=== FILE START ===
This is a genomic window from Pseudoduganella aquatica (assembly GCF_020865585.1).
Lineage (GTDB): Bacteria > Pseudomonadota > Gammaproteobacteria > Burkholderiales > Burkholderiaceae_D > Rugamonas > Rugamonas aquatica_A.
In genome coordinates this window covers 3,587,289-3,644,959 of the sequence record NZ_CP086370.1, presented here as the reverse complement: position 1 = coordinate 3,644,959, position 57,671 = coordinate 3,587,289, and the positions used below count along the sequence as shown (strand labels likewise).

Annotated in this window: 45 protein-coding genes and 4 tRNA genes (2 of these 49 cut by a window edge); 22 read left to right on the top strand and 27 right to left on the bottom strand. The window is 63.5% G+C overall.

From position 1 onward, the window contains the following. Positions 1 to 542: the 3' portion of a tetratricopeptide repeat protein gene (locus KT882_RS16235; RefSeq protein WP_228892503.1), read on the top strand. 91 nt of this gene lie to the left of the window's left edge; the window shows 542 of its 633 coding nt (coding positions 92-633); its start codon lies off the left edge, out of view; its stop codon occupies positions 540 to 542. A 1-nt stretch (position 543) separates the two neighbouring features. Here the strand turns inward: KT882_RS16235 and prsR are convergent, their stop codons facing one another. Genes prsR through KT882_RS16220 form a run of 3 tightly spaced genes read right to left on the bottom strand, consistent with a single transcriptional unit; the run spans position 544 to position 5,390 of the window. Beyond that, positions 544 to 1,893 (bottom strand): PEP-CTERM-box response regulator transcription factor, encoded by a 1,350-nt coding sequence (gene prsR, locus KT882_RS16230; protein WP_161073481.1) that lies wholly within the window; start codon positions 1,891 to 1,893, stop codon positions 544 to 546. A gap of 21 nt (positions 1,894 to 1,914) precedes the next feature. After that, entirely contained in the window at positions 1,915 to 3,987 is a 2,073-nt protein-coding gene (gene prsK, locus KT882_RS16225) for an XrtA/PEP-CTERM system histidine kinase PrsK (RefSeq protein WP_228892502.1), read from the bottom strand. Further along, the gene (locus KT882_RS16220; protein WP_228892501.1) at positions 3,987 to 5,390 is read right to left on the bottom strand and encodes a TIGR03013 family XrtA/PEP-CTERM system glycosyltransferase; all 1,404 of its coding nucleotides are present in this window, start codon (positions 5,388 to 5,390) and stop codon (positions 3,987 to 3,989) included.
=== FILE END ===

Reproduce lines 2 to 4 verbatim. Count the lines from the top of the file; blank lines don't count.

Lineage (GTDB): Bacteria > Pseudomonadota > Gammaproteobacteria > Burkholderiales > Burkholderiaceae_D > Rugamonas > Rugamonas aquatica_A.
In genome coordinates this window covers 3,587,289-3,644,959 of the sequence record NZ_CP086370.1, presented here as the reverse complement: position 1 = coordinate 3,644,959, position 57,671 = coordinate 3,587,289, and the positions used below count along the sequence as shown (strand labels likewise).

Annotated in this window: 45 protein-coding genes and 4 tRNA genes (2 of these 49 cut by a window edge); 22 read left to right on the top strand and 27 right to left on the bottom strand. The window is 63.5% G+C overall.